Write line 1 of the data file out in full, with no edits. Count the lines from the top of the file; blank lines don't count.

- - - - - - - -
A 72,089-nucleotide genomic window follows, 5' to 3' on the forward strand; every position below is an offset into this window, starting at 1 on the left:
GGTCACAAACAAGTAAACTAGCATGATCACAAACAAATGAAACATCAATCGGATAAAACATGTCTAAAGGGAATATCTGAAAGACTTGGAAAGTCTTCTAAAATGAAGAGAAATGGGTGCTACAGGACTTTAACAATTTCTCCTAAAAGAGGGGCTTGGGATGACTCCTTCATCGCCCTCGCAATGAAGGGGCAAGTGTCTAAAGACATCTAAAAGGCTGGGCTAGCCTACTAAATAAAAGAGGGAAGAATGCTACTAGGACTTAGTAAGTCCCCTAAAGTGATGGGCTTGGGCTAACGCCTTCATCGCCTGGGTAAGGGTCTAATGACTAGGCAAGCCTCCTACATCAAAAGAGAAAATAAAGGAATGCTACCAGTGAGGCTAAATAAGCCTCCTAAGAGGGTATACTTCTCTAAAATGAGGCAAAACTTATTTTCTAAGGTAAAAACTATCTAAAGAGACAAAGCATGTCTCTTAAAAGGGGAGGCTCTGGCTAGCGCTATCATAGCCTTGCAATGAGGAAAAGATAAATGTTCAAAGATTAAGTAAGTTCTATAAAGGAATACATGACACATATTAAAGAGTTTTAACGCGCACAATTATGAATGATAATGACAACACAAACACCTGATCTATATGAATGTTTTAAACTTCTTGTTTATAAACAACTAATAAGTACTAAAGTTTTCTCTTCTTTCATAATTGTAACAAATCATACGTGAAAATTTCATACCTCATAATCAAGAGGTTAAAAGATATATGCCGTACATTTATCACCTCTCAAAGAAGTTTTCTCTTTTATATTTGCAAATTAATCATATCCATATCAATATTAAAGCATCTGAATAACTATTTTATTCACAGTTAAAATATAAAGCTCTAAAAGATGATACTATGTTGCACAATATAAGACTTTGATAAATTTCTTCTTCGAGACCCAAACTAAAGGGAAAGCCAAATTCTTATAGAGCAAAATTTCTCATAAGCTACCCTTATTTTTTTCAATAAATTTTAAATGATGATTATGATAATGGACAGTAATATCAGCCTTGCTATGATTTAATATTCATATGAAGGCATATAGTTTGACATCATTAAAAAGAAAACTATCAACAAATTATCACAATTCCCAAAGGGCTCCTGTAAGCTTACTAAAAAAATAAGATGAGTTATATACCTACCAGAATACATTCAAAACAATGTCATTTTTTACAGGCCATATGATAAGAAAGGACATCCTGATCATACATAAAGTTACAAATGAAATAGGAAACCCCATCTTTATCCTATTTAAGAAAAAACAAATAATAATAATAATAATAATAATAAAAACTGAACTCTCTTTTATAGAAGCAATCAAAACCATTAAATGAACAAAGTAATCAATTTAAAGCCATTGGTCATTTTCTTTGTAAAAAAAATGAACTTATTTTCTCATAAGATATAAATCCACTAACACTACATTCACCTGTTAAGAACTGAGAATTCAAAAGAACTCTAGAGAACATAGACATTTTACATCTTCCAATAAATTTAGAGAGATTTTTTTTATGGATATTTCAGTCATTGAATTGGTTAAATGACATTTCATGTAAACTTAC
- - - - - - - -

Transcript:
A 72,089-nucleotide genomic window follows, 5' to 3' on the forward strand; every position below is an offset into this window, starting at 1 on the left: